It has been known for some time that Zika is circulating, even though tentatively, in Brazil’s Southeast. The states of São Paulo, Rio de Janeiro and Espírito Santo by late November 2015 recorded a few localized cases that were confirmed by molecular tests. But there was no official and accurate count.
The first case in São Paulo was detected on May 19, 2015 when the Adolfo Lutz Institute, one of Brazil’s reference laboratories for viral detection, confirmed the presence of Zika in the blood of a 52-year-old male resident of Sumaré, in the Campinas region. Another case was recorded in São José do Rio Preto, in the state’s northwest, and two more in Ribeirão Preto, in the north. “It is possible that Zika has been circulating for a few months in the state, but is not widespread,” says virologist Marcos Boulos, head of the Coordinating Bureau for Disease Control of the São Paulo State Department of Health. “Otherwise, we would have confirmation of neurological problems,” he said on December 14, before the Departmental Secretary, David Uip, announced that six babies with microcephaly were being examined for Zika infection.
The size of the problem is still unknown. In mid-December the Ministry of Health published a document in which it projected, but with high degree of uncertainty, the number of infected people in Brazil. Between 443,000 and 1.3 million Brazilians may have had Zika, a disease that is confused with dengue, but in 80% of the cases there was no apparent sign or cause, just a passing malaise at most (see table). The authors of the document arrived at these figures by using estimates from the international medical literature and numbers of suspected dengue cases unconfirmed by laboratory tests.
The virologist Maurício Nogueira Lacerda, a physician and professor at Rio Preto Medical School, is one of those who suspects that some cases identified as dengue were, in fact, Zika. For almost a decade he has been following dengue outbreaks in São José do Rio Preto and in April and May of 2015 he found something unusual: cases of Guillain-Barré syndrome, an inflammatory nerve-degenerating disease, in people with symptoms of dengue. “In retrospect, they may have been Zika,” he says. He will soon begin testing for the virus on about 300 blood samples from early 2015 classified as dengue—Zanotto plans to do the same with another 1.2 billion from São Paulo.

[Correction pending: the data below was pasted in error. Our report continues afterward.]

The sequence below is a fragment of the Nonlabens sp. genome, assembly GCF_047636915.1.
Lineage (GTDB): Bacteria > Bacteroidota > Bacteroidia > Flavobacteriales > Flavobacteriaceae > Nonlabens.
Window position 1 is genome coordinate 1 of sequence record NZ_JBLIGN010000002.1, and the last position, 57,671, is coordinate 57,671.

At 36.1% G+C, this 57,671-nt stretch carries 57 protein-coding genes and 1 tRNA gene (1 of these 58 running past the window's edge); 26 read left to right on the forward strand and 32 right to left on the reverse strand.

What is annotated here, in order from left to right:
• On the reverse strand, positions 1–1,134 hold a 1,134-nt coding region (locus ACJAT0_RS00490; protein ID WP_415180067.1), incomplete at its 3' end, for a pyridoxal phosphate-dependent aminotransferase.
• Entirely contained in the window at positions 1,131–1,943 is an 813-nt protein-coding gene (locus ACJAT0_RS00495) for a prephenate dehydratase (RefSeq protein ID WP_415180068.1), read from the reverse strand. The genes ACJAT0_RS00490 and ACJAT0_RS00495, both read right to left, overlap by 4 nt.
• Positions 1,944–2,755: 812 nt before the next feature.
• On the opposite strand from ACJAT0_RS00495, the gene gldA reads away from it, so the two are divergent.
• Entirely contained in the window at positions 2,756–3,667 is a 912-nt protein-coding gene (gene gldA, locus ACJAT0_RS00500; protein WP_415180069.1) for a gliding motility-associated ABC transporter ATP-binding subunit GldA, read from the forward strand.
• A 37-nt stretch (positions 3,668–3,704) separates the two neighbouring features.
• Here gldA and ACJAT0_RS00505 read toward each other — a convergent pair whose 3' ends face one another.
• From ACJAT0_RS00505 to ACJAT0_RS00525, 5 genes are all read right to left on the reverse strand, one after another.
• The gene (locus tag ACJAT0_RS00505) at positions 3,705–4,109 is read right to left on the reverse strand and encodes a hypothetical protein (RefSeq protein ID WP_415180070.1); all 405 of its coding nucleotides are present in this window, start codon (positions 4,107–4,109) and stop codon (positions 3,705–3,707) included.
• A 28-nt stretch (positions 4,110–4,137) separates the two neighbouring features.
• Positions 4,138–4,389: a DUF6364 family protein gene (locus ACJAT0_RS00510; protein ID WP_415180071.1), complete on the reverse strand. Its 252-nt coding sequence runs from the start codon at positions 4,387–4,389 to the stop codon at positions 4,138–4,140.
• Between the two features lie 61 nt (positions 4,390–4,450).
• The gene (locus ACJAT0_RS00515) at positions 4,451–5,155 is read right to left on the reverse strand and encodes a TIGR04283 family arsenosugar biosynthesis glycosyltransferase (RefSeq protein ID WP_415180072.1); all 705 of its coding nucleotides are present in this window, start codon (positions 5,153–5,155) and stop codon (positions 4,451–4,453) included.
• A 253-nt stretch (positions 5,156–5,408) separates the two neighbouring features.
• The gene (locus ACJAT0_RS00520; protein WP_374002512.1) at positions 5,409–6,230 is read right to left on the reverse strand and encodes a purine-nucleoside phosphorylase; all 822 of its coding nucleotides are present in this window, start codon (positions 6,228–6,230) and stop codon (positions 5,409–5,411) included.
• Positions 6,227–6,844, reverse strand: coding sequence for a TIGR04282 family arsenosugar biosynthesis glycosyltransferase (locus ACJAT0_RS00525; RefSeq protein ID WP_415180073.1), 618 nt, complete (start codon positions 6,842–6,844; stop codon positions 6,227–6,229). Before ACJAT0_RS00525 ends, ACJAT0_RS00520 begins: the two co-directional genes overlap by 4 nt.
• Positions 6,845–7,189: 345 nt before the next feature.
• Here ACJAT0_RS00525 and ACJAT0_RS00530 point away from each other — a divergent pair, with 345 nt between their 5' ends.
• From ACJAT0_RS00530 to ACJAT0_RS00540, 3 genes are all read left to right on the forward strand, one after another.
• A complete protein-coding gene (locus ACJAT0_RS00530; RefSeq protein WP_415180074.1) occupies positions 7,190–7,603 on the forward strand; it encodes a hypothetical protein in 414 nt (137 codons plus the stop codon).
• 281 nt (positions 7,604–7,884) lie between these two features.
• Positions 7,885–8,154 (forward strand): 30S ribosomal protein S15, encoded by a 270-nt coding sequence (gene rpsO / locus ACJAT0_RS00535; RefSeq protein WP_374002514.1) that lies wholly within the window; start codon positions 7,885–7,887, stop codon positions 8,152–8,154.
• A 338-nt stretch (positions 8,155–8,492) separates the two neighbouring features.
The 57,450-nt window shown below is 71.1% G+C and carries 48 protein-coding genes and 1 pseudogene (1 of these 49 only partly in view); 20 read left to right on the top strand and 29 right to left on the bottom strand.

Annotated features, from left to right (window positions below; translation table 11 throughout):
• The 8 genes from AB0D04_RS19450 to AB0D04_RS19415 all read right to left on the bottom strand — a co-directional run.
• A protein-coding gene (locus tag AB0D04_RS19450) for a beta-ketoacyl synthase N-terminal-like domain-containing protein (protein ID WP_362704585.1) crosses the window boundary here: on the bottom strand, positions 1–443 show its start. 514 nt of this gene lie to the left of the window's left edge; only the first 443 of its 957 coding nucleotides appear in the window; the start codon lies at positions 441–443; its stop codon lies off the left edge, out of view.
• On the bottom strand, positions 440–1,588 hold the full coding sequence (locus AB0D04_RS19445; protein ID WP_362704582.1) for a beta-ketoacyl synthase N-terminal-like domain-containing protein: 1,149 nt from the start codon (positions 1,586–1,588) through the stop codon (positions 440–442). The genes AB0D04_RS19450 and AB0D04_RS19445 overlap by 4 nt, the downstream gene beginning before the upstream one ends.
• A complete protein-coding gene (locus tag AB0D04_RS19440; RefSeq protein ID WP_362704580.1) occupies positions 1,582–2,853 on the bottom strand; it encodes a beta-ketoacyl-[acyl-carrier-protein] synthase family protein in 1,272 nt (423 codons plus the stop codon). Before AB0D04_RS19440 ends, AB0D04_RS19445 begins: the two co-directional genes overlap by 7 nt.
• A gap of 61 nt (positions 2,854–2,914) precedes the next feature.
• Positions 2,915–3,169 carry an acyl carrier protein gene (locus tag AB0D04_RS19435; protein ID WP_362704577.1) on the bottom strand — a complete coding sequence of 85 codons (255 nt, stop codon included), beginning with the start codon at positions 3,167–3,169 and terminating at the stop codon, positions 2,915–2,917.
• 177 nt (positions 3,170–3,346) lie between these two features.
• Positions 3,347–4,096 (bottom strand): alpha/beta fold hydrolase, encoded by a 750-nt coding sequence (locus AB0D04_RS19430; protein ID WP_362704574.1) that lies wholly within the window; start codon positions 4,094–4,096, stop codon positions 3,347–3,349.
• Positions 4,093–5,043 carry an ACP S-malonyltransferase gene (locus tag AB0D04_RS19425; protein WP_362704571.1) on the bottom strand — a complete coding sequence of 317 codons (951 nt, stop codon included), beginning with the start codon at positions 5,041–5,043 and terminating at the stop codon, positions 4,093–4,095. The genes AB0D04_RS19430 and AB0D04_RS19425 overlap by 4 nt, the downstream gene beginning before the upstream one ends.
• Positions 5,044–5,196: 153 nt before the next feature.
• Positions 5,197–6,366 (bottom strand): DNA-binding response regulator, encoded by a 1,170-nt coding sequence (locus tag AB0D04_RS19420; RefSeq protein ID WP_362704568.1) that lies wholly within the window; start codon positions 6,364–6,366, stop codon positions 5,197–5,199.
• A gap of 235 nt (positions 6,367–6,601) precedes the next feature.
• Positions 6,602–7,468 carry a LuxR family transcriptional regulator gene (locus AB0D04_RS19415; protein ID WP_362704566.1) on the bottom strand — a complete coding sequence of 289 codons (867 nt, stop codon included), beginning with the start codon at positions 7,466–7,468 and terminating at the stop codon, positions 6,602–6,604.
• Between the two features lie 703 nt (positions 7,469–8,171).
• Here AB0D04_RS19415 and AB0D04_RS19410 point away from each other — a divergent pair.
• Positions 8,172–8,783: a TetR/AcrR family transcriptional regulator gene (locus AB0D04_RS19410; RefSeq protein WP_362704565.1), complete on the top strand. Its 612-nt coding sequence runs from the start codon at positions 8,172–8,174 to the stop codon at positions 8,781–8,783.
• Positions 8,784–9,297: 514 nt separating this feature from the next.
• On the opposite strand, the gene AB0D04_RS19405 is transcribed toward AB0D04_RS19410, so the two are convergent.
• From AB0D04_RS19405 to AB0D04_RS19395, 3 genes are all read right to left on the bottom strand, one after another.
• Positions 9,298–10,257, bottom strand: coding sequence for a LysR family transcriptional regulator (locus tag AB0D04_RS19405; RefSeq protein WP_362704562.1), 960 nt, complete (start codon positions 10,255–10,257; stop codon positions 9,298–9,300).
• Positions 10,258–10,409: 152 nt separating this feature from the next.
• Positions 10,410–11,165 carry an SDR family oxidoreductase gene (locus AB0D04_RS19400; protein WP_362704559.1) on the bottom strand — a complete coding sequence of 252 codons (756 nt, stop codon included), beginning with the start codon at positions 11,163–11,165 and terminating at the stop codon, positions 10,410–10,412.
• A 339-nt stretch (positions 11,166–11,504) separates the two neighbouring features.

If the virus has been in São Paulo for longer and is, in fact, the cause of microcephaly, new cases may appear soon. “The dengue peak in São Paulo and therefore the peak of Aedes aegypti circulation occurred between April and May 2015, and women who were pregnant at the time are about to give birth,” says Lacerda. He and his group must monitor 2,200 people for five years to find the percentage of asymptomatic cases of Zika, and the risk of microcephaly in babies of pregnant women infected with the virus.
The suspicion of Zika’s connection to microcephaly, something unheard of in the world, appeared in October 2015. One month before that, the pediatric neurologist Vanessa Van Der Linden had begun noticing an unusual increase in the number of cases of microcephaly at the Hospital Barão de Lucena, where she works in Recife (capital of Pernambuco State), and she notified the Pernambuco State Department of Health. Then, researcher Carlos Brito, of the Federal University of Pernambuco, suggested that Zika could be behind the cases, and the problem was reported to Brazil’s Ministry of Health, which notified the World Health Organization.